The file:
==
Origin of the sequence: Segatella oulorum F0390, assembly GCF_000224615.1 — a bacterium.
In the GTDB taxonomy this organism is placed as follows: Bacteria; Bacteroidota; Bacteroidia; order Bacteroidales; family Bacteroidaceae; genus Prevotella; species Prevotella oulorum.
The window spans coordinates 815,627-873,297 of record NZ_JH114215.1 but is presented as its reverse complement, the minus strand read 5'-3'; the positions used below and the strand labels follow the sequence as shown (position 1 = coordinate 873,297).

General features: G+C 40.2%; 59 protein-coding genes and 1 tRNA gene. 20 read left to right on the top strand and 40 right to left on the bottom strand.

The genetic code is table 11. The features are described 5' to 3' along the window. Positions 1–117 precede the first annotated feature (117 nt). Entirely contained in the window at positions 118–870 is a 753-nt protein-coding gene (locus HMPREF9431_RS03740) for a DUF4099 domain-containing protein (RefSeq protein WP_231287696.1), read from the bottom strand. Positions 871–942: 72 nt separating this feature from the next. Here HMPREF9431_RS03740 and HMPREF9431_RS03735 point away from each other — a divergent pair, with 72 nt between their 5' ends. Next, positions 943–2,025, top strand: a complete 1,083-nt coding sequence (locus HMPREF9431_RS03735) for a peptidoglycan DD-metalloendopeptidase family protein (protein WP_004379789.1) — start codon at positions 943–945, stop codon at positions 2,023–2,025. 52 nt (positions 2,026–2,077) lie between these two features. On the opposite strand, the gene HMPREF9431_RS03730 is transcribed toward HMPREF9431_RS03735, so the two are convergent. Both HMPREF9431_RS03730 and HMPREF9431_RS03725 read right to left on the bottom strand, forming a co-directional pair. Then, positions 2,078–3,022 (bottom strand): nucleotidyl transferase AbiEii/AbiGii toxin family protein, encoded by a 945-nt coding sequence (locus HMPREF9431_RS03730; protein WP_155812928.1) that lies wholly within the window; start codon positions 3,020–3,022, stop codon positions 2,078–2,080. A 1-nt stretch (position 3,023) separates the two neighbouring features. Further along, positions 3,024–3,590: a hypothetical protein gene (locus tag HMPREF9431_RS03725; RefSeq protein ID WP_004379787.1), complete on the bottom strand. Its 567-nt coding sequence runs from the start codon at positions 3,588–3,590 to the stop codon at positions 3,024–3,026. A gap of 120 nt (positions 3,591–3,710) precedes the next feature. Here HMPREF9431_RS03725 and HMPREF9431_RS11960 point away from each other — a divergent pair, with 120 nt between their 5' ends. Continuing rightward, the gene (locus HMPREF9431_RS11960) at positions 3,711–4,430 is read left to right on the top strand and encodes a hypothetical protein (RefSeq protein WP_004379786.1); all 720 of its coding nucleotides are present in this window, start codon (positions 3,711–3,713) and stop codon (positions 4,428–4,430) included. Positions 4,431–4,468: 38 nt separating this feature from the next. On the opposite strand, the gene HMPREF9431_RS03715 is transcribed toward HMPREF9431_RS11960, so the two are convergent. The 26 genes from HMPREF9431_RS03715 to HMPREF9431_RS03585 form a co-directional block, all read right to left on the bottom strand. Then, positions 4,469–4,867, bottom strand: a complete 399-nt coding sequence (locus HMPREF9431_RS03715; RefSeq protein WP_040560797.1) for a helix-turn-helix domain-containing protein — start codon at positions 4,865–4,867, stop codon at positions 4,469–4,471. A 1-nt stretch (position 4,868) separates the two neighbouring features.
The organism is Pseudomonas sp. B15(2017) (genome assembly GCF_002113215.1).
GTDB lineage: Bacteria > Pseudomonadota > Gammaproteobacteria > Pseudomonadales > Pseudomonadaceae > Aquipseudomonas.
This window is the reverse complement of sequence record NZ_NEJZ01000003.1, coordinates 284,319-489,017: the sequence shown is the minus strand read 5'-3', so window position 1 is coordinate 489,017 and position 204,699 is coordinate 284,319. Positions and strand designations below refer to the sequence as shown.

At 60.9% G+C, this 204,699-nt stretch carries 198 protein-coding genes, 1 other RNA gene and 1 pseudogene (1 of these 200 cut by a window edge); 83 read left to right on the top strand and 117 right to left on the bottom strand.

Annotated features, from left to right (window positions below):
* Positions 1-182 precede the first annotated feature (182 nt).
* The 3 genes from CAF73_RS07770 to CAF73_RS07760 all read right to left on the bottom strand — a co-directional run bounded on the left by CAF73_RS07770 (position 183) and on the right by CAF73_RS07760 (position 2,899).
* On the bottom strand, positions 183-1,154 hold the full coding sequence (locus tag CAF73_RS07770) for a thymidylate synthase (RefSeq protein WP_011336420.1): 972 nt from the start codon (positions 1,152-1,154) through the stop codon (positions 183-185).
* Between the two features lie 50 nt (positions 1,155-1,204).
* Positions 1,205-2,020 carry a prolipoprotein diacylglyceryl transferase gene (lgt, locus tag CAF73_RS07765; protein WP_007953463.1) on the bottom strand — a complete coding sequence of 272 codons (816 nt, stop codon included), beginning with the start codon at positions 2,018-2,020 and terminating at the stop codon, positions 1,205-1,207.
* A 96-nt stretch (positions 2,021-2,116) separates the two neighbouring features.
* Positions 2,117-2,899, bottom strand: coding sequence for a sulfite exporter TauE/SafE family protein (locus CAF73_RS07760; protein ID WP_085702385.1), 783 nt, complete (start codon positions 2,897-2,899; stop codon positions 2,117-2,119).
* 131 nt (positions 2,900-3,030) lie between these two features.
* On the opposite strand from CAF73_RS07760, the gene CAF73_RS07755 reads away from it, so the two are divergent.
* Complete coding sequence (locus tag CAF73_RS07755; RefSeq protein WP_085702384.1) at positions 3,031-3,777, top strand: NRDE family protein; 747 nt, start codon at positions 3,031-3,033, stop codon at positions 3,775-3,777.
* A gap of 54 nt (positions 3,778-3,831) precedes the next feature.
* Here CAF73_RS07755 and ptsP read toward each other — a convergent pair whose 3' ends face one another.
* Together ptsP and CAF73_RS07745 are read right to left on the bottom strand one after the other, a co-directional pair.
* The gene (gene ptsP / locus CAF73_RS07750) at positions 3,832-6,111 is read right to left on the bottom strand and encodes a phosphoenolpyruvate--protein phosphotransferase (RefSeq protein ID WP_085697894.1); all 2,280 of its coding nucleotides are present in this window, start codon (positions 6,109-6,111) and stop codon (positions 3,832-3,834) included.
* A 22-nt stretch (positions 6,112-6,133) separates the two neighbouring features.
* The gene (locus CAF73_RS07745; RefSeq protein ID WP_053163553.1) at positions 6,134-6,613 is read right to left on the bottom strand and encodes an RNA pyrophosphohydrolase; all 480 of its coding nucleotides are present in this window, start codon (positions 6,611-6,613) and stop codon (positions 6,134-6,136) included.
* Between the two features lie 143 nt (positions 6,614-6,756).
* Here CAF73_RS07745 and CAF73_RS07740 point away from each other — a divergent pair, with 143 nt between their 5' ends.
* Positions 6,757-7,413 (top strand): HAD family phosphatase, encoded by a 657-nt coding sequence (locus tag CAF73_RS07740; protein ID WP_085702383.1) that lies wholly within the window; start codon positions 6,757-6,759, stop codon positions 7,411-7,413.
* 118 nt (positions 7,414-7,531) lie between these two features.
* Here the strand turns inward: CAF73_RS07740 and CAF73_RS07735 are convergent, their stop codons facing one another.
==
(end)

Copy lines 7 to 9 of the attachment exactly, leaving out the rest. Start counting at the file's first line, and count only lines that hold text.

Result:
GTDB lineage: Bacteria > Pseudomonadota > Gammaproteobacteria > Pseudomonadales > Pseudomonadaceae > Aquipseudomonas.
This window is the reverse complement of sequence record NZ_NEJZ01000003.1, coordinates 284,319-489,017: the sequence shown is the minus strand read 5'-3', so window position 1 is coordinate 489,017 and position 204,699 is coordinate 284,319. Positions and strand designations below refer to the sequence as shown.

At 60.9% G+C, this 204,699-nt stretch carries 198 protein-coding genes, 1 other RNA gene and 1 pseudogene (1 of these 200 cut by a window edge); 83 read left to right on the top strand and 117 right to left on the bottom strand.